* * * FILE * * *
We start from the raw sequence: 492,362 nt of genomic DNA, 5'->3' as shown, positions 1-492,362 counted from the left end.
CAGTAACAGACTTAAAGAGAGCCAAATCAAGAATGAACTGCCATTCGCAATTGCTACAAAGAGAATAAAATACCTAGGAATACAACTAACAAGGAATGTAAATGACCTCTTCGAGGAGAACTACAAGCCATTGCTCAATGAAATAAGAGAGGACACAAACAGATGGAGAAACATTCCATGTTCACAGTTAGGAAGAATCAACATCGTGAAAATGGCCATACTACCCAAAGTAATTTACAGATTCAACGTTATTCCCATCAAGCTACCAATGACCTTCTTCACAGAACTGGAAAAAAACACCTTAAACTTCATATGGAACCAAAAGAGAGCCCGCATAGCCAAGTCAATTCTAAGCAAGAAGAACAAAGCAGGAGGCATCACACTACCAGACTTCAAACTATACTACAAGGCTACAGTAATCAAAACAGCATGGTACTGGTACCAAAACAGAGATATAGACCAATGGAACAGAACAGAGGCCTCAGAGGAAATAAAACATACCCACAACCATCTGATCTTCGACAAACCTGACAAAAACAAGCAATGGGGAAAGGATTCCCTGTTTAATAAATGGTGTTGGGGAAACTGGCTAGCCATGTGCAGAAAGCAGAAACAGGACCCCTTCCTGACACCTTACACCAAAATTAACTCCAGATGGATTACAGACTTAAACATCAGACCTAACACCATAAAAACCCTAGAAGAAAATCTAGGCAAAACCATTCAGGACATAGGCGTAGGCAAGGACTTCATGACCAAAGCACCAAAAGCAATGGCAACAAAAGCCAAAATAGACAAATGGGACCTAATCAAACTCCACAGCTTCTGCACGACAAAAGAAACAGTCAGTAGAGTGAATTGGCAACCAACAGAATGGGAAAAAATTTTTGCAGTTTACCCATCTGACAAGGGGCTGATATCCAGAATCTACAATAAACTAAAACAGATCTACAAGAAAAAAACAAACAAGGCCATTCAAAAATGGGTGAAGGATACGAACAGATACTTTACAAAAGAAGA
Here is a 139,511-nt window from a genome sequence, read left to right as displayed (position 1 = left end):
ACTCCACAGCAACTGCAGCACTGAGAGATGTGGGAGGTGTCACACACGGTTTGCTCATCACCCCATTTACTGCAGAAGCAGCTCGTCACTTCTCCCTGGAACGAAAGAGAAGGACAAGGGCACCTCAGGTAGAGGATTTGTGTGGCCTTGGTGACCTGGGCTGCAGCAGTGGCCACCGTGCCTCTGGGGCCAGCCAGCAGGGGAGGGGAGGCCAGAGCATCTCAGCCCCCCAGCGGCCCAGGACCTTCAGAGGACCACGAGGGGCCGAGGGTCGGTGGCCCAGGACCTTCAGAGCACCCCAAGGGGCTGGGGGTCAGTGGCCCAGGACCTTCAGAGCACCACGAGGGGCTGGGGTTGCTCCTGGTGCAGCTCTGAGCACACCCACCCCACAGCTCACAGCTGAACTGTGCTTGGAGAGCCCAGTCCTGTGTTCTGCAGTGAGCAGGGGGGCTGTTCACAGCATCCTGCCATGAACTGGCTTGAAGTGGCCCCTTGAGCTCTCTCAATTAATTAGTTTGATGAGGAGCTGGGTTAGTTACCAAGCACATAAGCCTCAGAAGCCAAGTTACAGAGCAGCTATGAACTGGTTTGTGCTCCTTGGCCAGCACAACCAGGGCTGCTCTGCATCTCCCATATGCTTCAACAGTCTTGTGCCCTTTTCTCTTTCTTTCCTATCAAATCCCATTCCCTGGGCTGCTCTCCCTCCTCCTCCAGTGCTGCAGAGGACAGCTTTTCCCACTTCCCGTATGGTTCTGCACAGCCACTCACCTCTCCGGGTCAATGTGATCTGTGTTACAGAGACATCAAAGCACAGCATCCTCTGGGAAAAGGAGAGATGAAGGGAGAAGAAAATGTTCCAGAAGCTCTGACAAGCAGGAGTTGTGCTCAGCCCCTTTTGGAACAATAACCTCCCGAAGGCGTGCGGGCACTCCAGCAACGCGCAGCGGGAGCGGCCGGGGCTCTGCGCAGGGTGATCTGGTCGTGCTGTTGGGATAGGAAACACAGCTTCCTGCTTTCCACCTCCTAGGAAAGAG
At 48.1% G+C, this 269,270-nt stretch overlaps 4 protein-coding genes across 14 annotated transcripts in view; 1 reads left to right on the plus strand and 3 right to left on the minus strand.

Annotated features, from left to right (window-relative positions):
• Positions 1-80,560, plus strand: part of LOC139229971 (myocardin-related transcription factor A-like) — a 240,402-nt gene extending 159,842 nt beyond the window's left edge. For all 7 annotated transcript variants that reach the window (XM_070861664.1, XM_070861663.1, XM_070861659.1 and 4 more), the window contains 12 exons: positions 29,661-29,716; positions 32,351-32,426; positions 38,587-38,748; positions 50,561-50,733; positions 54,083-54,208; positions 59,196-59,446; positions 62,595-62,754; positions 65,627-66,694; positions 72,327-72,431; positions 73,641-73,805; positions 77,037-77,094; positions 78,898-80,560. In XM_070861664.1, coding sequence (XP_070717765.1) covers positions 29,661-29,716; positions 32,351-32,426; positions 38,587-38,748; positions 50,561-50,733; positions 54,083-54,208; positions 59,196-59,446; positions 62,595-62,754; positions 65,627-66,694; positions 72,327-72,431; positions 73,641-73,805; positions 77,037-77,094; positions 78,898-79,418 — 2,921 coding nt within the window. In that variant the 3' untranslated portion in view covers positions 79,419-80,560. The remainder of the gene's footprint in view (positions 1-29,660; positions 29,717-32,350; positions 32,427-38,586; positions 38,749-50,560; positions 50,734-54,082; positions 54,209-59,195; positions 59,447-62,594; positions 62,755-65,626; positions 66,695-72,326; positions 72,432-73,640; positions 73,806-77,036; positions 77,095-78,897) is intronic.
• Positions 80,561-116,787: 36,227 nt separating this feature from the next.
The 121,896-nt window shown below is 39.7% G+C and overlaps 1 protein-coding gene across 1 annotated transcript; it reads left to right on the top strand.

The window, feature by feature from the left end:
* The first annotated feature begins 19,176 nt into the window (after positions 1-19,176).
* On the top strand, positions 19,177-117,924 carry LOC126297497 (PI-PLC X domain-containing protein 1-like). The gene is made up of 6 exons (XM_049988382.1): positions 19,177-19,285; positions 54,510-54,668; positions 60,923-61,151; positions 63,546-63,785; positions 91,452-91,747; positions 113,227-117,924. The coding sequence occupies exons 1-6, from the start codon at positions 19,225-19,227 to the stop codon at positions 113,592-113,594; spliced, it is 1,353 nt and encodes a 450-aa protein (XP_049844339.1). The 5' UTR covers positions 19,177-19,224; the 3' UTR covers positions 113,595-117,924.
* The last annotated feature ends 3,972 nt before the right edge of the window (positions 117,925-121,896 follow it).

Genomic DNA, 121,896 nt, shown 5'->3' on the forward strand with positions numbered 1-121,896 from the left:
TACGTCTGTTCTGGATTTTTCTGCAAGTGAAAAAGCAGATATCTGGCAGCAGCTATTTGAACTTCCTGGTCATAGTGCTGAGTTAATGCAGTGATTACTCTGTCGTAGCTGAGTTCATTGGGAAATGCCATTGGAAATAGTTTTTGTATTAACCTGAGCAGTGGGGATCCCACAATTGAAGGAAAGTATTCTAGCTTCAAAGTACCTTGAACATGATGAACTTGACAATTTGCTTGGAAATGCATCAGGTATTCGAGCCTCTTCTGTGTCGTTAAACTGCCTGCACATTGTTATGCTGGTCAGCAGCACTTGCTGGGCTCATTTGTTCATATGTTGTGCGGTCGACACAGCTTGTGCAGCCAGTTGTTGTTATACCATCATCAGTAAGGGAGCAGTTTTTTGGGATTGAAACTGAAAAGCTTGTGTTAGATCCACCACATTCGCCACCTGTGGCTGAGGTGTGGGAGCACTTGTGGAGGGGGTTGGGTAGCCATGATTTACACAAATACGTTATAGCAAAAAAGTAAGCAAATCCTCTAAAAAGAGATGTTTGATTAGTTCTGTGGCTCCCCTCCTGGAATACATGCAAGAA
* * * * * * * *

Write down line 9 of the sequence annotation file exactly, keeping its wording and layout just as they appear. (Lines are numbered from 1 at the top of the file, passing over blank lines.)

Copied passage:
The 121,896-nt window shown below is 39.7% G+C and overlaps 1 protein-coding gene across 1 annotated transcript; it reads left to right on the top strand.